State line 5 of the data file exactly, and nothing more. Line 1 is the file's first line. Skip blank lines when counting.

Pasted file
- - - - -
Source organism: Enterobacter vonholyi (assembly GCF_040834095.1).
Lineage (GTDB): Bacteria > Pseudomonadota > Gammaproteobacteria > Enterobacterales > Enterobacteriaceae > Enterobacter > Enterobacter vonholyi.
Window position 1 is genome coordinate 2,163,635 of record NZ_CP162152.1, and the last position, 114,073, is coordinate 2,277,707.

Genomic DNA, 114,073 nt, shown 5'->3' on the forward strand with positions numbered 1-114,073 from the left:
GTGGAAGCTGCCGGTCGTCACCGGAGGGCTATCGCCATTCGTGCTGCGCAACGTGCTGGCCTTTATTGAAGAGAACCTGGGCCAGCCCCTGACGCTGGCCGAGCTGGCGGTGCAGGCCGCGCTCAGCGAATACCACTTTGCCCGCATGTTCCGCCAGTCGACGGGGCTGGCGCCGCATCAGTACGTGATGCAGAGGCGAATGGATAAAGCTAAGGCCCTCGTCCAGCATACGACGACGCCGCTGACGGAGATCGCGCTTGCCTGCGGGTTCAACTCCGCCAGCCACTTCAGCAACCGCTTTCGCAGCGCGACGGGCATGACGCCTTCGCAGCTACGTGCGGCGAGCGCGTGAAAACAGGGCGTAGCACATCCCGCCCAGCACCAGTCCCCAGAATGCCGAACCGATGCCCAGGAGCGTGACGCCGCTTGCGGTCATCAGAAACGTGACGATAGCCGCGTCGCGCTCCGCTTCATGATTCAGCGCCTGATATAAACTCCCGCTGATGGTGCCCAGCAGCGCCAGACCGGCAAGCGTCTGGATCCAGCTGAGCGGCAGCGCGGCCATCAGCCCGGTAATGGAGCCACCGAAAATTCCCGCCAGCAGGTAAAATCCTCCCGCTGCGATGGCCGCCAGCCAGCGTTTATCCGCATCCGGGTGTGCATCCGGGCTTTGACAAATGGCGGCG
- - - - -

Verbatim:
GTGGAAGCTGCCGGTCGTCACCGGAGGGCTATCGCCATTCGTGCTGCGCAACGTGCTGGCCTTTATTGAAGAGAACCTGGGCCAGCCCCTGACGCTGGCCGAGCTGGCGGTGCAGGCCGCGCTCAGCGAATACCACTTTGCCCGCATGTTCCGCCAGTCGACGGGGCTGGCGCCGCATCAGTACGTGATGCAGAGGCGAATGGATAAAGCTAAGGCCCTCGTCCAGCATACGACGACGCCGCTGACGGAGATCGCGCTTGCCTGCGGGTTCAACTCCGCCAGCCACTTCAGCAACCGCTTTCGCAGCGCGACGGGCATGACGCCTTCGCAGCTACGTGCGGCGAGCGCGTGAAAACAGGGCGTAGCACATCCCGCCCAGCACCAGTCCCCAGAATGCCGAACCGATGCCCAGGAGCGTGACGCCGCTTGCGGTCATCAGAAACGTGACGATAGCCGCGTCGCGCTCCGCTTCATGATTCAGCGCCTGATATAAACTCCCGCTGATGGTGCCCAGCAGCGCCAGACCGGCAAGCGTCTGGATCCAGCTGAGCGGCAGCGCGGCCATCAGCCCGGTAATGGAGCCACCGAAAATTCCCGCCAGCAGGTAAAATCCTCCCGCTGCGATGGCCGCCAGCCAGCGTTTATCCGCATCCGGGTGTGCATCCGGGCTTTGACAAATGGCGGCG